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House Says Goodbye to Styrofoam

Staffers have already noticed new food containers in Longworth. (CQ Roll Call File Photo).

Food containers in the House became more environmentally friendly last week, as paper containers have started to take the place of their plastic foam counterparts.  

Dan Weiser, spokesman for the chief administrative officer, could not say whether the new containers are more expensive because the CAO does not comment on contracts. But, Weiser said, "Food prices are not going to go up.”  

House Legislative Branch Appropriations Subcommittee Chairman Tom Cole, R-Okla., and ranking member Debbie Wasserman Schultz, D-Fla., announced the change on Tuesday. They noted the new containers will be phased in "once existing inventories have depleted." In other words, the current plastic foam containers — criticized by some members of Congress after D.C. instituted its own Styrofoam ban in June — will no longer be used in the House.  

A member of the subcommittee's minority staff said the D.C. ban did not affect or expedite the effort to find new containers. Democrats have been pushing the issue for the past three years.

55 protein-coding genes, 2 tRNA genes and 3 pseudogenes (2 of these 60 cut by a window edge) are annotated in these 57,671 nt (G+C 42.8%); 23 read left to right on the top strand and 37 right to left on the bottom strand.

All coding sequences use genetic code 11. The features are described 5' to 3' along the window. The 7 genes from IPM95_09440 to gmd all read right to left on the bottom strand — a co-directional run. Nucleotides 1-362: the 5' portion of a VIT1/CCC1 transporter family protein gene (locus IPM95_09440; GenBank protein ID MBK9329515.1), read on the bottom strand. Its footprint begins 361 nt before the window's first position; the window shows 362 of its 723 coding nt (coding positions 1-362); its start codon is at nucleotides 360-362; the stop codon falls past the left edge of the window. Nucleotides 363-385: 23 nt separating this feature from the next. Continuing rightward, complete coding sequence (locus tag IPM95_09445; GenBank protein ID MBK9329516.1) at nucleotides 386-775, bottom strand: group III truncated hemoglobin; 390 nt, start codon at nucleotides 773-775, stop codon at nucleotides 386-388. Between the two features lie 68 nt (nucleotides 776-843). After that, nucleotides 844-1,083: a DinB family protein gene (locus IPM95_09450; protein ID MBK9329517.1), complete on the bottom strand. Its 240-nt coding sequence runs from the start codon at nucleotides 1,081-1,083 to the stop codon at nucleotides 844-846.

House cafeterias switched to plastic foam containers in 2011 because they were less expensive. Prior to 2011, the containers were compostable, corn-based products as part of then-Speaker Nancy Pelosi's "Green the Capitol Initiative."  

Republicans ended the initiative in 2011, citing concerns about finances and effectiveness. Since then, Democrats have been pushing for more eco-friendly food containers.  

In a March hearing, Wasserman Schultz asked Chief Administrative Officer Ed Cassidy to investigate replacing the plastic foam containers. "Do we have to use Styrofoam products in, in the cafeterias?" she asked. "I mean, there is no fast-food restaurant in the nation that uses Styrofoam. It does not biodegrade." Cassidy agreed to look into alternatives.  

Cassidy became the CAO in January and was previously a senior leadership aide for Speaker John A. Boehner, R-Ohio. "When you have a CAO that comes from the majority party, I think it was a good effort of his to show ... that he was here to work with all of the members,” said the Democratic staffer.  

The staffer added that the container issue was a positive indication that members of both parties and House officials can move beyond partisanship to address House administration.  

The aide added, "We don't need to do partisan battle over food containers."  

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